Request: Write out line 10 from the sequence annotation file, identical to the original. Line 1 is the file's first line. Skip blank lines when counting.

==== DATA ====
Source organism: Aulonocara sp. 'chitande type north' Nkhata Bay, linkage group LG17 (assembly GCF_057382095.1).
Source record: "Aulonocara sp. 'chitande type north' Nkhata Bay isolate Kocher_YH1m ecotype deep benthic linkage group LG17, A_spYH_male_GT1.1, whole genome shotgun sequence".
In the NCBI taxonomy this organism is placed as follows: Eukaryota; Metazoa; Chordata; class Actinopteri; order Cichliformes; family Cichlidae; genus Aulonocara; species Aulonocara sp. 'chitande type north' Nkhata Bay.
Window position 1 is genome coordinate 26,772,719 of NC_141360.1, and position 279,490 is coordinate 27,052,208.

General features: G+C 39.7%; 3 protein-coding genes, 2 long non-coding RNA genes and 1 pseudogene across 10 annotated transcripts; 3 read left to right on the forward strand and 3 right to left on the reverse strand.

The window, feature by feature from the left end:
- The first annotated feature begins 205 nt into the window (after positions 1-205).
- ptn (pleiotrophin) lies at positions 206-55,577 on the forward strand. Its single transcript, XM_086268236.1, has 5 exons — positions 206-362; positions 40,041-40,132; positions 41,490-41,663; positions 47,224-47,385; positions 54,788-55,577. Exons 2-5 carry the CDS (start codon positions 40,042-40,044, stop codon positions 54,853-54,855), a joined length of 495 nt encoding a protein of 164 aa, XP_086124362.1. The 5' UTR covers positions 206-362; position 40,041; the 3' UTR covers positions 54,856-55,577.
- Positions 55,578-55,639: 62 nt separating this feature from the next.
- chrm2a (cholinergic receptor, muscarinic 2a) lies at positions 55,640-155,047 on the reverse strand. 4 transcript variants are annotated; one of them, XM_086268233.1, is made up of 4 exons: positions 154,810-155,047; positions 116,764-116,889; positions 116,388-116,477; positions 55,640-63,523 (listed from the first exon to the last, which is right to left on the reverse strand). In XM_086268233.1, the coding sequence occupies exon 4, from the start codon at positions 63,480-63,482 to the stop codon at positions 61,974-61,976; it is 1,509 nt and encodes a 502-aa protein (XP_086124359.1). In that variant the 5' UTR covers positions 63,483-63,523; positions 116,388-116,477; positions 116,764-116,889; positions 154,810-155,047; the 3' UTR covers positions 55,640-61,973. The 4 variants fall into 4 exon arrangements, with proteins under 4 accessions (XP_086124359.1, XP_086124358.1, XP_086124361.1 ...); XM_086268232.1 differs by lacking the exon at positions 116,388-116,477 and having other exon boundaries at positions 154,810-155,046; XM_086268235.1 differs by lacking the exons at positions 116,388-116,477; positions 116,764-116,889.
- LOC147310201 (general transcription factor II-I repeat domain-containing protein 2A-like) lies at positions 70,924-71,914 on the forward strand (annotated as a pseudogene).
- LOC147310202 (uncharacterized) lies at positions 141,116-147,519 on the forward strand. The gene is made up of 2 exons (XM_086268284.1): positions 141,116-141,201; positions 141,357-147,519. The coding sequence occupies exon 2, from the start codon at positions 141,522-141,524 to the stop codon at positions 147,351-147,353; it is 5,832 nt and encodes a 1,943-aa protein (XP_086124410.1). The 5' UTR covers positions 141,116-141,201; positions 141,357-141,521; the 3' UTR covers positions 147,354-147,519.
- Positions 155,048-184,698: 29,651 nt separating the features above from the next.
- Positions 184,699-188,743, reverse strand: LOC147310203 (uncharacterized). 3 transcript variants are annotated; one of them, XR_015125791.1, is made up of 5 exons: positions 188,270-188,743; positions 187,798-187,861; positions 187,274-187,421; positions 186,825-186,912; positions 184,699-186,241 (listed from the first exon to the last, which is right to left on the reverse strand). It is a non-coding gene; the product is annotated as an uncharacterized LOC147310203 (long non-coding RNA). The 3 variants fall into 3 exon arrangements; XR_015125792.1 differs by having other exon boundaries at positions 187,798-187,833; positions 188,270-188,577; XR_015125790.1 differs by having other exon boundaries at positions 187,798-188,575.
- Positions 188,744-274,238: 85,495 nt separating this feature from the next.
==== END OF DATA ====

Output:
- chrm2a (cholinergic receptor, muscarinic 2a) lies at positions 55,640-155,047 on the reverse strand. 4 transcript variants are annotated; one of them, XM_086268233.1, is made up of 4 exons: positions 154,810-155,047; positions 116,764-116,889; positions 116,388-116,477; positions 55,640-63,523 (listed from the first exon to the last, which is right to left on the reverse strand). In XM_086268233.1, the coding sequence occupies exon 4, from the start codon at positions 63,480-63,482 to the stop codon at positions 61,974-61,976; it is 1,509 nt and encodes a 502-aa protein (XP_086124359.1). In that variant the 5' UTR covers positions 63,483-63,523; positions 116,388-116,477; positions 116,764-116,889; positions 154,810-155,047; the 3' UTR covers positions 55,640-61,973. The 4 variants fall into 4 exon arrangements, with proteins under 4 accessions (XP_086124359.1, XP_086124358.1, XP_086124361.1 ...); XM_086268232.1 differs by lacking the exon at positions 116,388-116,477 and having other exon boundaries at positions 154,810-155,046; XM_086268235.1 differs by lacking the exons at positions 116,388-116,477; positions 116,764-116,889.